Yoga is a philosophical means of inquiry or reasoning… the origin of the word itself guides us with regard to the subject of any investigations.
Yoga is a word derived from two possible Sanskrit words, yujir which means to bind, join, attach or yoke, or, yuj which means to concentrate.
The question arises then, what is being yoked together, or, concentrated on?
If we look at the whole system of yoga and not just one element of it, we find more clues.
Contrary to what many believe, yoga is not just about increasing flexibility or exercise to improve health and appearance (although these benefits are achieved), the poses or asana’s are only one of eight aspects or limbs of the yoga system.
The eight limbs are usually referred to as Ashtanga yoga* (Ashta=8 and anga= limb) and are comprised of:
- Yama – Personal observations
- Niyama – Social observations
- Asana – Postures
- Pranayama – Breathing techniques
- Pratyahara – Withdrawal of the senses
- Dharana – Single focus
- Dhyana – Meditation
- Samadhi – A state of tranquility
The order of the limbs is specific and progressive, however, one can begin with asana’s and start to develop the other limbs as the asana’a provide a tangible starting point for most seekers looking to find more depth of understanding of themselves and how they interact with the world around them.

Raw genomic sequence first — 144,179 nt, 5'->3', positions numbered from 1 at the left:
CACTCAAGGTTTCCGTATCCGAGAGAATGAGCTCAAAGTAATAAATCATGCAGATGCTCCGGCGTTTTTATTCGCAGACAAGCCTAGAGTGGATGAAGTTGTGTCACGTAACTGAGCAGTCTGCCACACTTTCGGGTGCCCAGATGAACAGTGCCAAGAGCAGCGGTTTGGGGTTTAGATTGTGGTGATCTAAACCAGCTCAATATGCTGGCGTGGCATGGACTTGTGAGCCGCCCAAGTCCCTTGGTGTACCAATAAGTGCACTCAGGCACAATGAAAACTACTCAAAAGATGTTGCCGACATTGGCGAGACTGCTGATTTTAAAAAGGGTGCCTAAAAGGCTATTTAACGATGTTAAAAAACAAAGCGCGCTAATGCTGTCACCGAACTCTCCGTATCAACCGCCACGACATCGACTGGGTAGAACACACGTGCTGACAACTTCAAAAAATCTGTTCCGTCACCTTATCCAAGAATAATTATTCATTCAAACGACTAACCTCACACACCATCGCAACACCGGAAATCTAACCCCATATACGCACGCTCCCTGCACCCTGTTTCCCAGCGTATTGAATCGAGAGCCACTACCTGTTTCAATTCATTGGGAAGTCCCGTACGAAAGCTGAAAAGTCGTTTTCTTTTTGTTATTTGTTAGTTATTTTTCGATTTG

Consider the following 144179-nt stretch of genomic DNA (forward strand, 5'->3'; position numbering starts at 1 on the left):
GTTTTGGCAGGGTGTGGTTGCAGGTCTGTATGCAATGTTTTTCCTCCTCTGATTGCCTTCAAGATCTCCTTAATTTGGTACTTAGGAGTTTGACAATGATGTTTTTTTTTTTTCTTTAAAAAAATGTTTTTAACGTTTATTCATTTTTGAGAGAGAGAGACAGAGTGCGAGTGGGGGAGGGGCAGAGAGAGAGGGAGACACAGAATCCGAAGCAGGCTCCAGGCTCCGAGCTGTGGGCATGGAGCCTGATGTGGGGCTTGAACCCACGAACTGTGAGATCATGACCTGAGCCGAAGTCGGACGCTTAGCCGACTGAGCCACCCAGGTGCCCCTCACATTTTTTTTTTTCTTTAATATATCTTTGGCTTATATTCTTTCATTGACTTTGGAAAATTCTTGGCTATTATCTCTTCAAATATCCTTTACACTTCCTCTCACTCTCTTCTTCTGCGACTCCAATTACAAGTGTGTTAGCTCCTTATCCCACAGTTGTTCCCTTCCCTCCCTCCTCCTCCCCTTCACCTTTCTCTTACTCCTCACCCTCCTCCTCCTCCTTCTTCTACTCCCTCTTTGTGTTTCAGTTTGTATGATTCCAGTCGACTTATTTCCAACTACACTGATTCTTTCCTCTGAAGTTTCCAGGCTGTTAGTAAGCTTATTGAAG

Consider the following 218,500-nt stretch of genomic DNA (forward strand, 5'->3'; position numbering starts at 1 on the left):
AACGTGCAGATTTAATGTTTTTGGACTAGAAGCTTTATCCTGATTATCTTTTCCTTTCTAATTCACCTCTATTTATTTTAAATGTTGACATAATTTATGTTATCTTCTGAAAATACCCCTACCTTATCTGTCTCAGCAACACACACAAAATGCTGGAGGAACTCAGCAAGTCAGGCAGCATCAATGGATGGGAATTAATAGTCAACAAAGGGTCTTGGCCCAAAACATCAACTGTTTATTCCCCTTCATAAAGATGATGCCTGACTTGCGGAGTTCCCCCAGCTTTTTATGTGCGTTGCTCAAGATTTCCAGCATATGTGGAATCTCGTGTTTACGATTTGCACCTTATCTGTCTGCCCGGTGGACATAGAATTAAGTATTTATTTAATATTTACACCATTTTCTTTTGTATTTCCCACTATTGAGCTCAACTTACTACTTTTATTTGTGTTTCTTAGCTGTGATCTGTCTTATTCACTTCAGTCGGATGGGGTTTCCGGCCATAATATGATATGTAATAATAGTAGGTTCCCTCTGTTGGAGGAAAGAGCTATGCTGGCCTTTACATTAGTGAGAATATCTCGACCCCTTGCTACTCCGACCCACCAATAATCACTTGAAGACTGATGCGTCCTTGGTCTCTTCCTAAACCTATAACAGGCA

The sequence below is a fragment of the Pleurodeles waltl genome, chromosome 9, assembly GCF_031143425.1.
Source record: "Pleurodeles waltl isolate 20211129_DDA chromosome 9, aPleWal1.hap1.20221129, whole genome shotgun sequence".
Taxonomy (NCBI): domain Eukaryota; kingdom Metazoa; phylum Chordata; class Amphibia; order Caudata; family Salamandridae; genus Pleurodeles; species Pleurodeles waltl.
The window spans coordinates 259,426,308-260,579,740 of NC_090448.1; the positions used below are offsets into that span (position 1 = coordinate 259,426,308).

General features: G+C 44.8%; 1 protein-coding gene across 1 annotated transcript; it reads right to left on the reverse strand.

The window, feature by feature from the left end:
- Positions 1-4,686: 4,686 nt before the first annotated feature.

Now we can see how, with the practice of these eight limbs, the health of the body and mind can be sustained, in fact, all aspects combine holistically and include morality, energetic (pranic), mental, emotional, conscience, intellect and spiritual (as this is a philosophical framework, the concepts are applied to whatever your personal belief system is) elements.
Delving a little deeper we learn that the Yama’s cover five categories of personal observations, namely:
- Ahimsa – non-harming
- Satya – Truthfullness
- Asteya – Non-stealing
- Brahmacharya – Self restraint
- Aparigraha – Non-covetousness
And the Niyama’s also have five social observations:
- Saucha – Cleanliness
- Santosha – Contentment
- Tapas – Austere discipline
- Svadyaya – Self study
- Isvara Pranidana – Surrender to God
There is beautiful complexity between all facets of the yogic lifestyle that encompasses all eight limbs, allowing for ongoing growth and personal development as ever deeper layers are discovered and delved into… But, it starts with the yama’s which is a practice of self control over ones own actions, then niyama’s which govern our daily path, the asana’s discipline the body and mind giving us insight into our own intelligence (physical and mental). Next is pranayama which affects and stimulates us energetically as breath is the life force that drives us, these last three create a foundation for gaining control over the senses with pratyahara where we are no longer at the whim of our desires and the minds constant wavering. Dharana then develops strength in concentration, which can be used in Dhyana to penetrate the depth of our own consciousness before finally achieving samadhi where our true self is clearly visible and transcends any current version of “me” or “I”.
Iyengar said it best “Yoga establishes proper links between the body and nerves, nerves and mind, mind and intelligence, intelligence and will, will and consciousness, consciousness and conscience, conscience and self and finally self with the universal Soul”.
* Ashtanga Yoga – Not to be confused with a style of yoga of the same name which was developed by Patabi Jois in Mysore.